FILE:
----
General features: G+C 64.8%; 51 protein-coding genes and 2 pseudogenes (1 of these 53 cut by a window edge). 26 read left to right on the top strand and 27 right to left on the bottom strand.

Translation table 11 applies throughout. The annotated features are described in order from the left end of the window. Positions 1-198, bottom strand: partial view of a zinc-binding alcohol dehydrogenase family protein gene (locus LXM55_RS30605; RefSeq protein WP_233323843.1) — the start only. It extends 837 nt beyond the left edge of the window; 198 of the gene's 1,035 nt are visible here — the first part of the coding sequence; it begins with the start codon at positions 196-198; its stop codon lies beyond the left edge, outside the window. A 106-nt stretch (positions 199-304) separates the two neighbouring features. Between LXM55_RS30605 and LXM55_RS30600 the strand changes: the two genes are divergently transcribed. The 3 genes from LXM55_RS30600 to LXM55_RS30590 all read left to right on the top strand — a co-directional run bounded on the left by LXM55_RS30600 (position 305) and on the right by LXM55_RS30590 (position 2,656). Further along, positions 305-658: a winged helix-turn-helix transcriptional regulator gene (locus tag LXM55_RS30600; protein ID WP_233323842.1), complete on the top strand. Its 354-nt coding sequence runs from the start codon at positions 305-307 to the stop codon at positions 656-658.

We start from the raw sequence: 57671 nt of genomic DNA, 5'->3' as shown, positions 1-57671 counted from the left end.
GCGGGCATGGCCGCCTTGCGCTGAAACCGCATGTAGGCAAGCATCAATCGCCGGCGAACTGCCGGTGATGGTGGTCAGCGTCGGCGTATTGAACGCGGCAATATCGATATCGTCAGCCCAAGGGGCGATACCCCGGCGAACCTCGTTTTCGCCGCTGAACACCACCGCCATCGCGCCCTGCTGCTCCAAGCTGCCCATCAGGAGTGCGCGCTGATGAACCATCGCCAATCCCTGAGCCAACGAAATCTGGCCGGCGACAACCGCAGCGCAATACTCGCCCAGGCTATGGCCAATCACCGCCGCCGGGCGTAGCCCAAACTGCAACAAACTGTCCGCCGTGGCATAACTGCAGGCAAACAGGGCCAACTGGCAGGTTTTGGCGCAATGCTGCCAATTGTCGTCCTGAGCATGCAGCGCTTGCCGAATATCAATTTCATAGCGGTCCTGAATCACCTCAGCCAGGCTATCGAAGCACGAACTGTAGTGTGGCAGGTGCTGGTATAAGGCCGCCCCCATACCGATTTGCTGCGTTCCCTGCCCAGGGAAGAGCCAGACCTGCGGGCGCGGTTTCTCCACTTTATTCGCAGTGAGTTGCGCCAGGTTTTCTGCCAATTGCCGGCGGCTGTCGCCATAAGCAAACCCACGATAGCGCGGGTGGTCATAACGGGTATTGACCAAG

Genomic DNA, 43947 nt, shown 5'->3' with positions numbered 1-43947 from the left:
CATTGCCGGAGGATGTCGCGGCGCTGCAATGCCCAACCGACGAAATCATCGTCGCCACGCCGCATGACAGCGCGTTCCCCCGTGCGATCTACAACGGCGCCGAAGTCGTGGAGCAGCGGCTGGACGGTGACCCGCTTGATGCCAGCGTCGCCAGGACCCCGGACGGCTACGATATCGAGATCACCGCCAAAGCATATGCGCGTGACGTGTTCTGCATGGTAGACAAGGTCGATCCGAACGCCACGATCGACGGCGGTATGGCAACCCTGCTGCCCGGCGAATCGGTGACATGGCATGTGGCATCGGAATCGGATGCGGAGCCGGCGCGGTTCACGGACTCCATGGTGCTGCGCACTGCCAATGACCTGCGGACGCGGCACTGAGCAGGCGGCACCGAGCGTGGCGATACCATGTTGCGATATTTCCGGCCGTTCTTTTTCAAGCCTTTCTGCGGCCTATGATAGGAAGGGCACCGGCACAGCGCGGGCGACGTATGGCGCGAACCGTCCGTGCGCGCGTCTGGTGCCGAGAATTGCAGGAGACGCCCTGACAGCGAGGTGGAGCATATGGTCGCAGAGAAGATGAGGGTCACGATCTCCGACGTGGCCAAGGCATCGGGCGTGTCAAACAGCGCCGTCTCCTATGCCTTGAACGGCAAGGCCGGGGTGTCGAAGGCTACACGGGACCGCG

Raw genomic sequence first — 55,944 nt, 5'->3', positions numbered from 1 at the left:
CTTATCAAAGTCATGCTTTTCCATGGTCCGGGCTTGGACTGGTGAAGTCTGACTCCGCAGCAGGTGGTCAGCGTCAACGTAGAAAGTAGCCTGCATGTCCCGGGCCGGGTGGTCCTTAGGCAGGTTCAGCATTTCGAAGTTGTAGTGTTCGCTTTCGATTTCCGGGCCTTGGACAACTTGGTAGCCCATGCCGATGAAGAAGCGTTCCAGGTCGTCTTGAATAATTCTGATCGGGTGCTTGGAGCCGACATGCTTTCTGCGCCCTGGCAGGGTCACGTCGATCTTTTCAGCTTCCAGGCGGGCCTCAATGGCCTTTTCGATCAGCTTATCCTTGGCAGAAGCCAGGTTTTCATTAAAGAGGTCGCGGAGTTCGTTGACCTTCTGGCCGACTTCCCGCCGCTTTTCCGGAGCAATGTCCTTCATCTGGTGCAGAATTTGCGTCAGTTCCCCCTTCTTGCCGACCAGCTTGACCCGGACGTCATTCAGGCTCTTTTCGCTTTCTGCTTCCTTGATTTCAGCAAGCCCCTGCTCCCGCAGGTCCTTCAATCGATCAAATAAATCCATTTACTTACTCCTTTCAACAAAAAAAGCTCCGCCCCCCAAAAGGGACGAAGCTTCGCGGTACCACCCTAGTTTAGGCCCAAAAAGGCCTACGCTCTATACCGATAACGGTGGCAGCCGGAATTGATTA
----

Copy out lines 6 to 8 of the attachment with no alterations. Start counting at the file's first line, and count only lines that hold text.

CATTGCCGGAGGATGTCGCGGCGCTGCAATGCCCAACCGACGAAATCATCGTCGCCACGCCGCATGACAGCGCGTTCCCCCGTGCGATCTACAACGGCGCCGAAGTCGTGGAGCAGCGGCTGGACGGTGACCCGCTTGATGCCAGCGTCGCCAGGACCCCGGACGGCTACGATATCGAGATCACCGCCAAAGCATATGCGCGTGACGTGTTCTGCATGGTAGACAAGGTCGATCCGAACGCCACGATCGACGGCGGTATGGCAACCCTGCTGCCCGGCGAATCGGTGACATGGCATGTGGCATCGGAATCGGATGCGGAGCCGGCGCGGTTCACGGACTCCATGGTGCTGCGCACTGCCAATGACCTGCGGACGCGGCACTGAGCAGGCGGCACCGAGCGTGGCGATACCATGTTGCGATATTTCCGGCCGTTCTTTTTCAAGCCTTTCTGCGGCCTATGATAGGAAGGGCACCGGCACAGCGCGGGCGACGTATGGCGCGAACCGTCCGTGCGCGCGTCTGGTGCCGAGAATTGCAGGAGACGCCCTGACAGCGAGGTGGAGCATATGGTCGCAGAGAAGATGAGGGTCACGATCTCCGACGTGGCCAAGGCATCGGGCGTGTCAAACAGCGCCGTCTCCTATGCCTTGAACGGCAAGGCCGGGGTGTCGAAGGCTACACGGGACCGCG

Raw genomic sequence first — 55,944 nt, 5'->3', positions numbered from 1 at the left:
CTTATCAAAGTCATGCTTTTCCATGGTCCGGGCTTGGACTGGTGAAGTCTGACTCCGCAGCAGGTGGTCAGCGTCAACGTAGAAAGTAGCCTGCATGTCCCGGGCCGGGTGGTCCTTAGGCAGGTTCAGCATTTCGAAGTTGTAGTGTTCGCTTTCGATTTCCGGGCCTTGGACAACTTGGTAGCCCATGCCGATGAAGAAGCGTTCCAGGTCGTCTTGAATAATTCTGATCGGGTGCTTGGAGCCGACATGCTTTCTGCGCCCTGGCAGGGTCACGTCGATCTTTTCAGCTTCCAGGCGGGCCTCAATGGCCTTTTCGATCAGCTTATCCTTGGCAGAAGCCAGGTTTTCATTAAAGAGGTCGCGGAGTTCGTTGACCTTCTGGCCGACTTCCCGCCGCTTTTCCGGAGCAATGTCCTTCATCTGGTGCAGAATTTGCGTCAGTTCCCCCTTCTTGCCGACCAGCTTGACCCGGACGTCATTCAGGCTCTTTTCGCTTTCTGCTTCCTTGATTTCAGCAAGCCCCTGCTCCCGCAGGTCCTTCAATCGATCAAATAAATCCATTTACTTACTCCTTTCAACAAAAAAAGCTCCGCCCCCCAAAAGGGACGAAGCTTCGCGGTACCACCCTAGTTTAGGCCCAAAAAGGCCTACGCTCTATACCGATAACGGTGGCAGCCGGAATTGATTA